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Article
November 1937

PYOGENIC RELAPSE AND SENSITIVENESS TO LIGHT IN CERTAIN DERMATOSES: INFLUENCE OF A FACTOR OF INTERCURRENT INFECTION

Author Affiliations

PHILADELPHIA; DURHAM, N. C.

From the Department of Dermatology and Syphilology, University of Pennsylvania School of Medicine, John H. Stokes, M.D., Director.

Arch Derm Syphilol. 1937;36(5):976-986. doi:10.1001/archderm.1937.01480050042005
Abstract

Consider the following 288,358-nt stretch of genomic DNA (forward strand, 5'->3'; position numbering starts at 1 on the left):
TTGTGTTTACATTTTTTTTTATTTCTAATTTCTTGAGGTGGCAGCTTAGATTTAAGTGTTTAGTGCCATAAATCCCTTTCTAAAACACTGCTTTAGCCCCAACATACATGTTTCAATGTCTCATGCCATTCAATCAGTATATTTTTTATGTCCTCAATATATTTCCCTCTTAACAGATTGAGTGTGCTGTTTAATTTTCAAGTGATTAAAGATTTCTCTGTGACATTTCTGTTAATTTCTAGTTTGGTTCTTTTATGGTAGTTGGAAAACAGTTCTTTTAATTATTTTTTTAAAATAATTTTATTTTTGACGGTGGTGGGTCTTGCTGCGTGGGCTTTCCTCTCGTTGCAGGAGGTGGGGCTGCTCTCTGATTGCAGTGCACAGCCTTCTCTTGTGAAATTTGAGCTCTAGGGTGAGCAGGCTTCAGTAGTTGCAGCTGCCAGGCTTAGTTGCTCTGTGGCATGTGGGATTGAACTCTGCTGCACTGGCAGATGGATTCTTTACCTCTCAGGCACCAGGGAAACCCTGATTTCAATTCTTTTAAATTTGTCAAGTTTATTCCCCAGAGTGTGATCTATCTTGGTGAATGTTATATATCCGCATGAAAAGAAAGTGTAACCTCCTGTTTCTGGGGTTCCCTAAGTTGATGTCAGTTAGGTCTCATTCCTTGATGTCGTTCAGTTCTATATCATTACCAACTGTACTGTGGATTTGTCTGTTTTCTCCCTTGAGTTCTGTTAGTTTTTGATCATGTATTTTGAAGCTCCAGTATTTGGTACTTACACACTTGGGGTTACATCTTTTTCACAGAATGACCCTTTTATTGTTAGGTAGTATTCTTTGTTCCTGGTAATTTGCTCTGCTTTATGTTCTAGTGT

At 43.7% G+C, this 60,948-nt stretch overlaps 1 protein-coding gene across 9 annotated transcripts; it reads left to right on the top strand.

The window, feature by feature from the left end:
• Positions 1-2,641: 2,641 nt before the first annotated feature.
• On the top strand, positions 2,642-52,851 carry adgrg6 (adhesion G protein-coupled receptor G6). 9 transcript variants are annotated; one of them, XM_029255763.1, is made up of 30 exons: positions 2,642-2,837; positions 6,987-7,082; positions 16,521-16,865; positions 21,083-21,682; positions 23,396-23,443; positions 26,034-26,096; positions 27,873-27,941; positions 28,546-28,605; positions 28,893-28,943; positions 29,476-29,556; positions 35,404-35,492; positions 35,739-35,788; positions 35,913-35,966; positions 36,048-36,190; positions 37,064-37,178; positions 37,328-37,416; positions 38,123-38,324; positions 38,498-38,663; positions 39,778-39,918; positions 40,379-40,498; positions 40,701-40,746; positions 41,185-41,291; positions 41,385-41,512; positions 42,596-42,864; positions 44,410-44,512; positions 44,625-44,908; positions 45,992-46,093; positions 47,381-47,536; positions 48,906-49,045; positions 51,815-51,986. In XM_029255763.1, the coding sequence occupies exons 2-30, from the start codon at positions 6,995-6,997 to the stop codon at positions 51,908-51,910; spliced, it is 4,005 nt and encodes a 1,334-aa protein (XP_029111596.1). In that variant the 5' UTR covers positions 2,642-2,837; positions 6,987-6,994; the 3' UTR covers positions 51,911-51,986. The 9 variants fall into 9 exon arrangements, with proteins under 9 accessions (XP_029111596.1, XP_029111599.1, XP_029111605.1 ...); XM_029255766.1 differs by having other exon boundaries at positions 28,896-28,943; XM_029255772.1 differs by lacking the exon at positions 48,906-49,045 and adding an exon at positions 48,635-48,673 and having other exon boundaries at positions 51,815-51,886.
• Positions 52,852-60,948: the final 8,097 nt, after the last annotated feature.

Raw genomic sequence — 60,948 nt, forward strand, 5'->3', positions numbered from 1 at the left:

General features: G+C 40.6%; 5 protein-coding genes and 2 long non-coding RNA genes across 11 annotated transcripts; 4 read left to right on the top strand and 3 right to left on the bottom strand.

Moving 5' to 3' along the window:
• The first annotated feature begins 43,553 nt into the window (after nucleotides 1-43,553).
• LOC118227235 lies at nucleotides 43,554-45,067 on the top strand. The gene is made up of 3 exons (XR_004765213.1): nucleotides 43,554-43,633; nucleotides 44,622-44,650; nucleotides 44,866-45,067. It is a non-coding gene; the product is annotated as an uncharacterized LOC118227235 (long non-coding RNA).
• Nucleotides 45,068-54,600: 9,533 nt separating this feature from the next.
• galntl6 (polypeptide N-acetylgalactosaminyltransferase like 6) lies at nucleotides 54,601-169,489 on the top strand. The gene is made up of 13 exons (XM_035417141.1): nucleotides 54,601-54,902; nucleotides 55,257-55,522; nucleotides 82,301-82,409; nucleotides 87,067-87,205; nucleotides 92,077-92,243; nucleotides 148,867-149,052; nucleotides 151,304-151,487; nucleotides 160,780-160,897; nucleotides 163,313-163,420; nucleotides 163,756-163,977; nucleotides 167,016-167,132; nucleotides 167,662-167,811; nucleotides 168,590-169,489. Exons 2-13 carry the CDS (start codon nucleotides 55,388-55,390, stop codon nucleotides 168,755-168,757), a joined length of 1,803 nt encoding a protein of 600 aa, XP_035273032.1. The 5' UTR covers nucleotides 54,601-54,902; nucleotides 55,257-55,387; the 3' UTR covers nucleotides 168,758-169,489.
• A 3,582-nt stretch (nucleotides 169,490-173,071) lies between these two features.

For some time we have suspected that intercurrent infections, especially in epidemic waves, exercise a marked sensitizing influence in dermatoses with an underlying allergic or infectious-allergic complex. In the past year in our practice this rôle has been played, apparently, by an "influenzal" type of nasorespiratory, gastro-intestinal and general infection, the epidemic character of which is attested by a number of official reports and such analyses as that of Gover,1 which indicated an epidemic prevalence approaching twenty times the normal expectancy in one of eleven outbreaks. We are not referring, be it noted, to the well recognized cutaneous complications of influenza, the toxic erythemas and so forth, familiar since 1890 and recently reviewed by Derbandiker.2 The group of eruptions to be discussed here consists of pustular flares of eczematized ids, or infection-sensitization eruptions, both pyogenic and mycotic, and of pustular relapses in the course of acne and the

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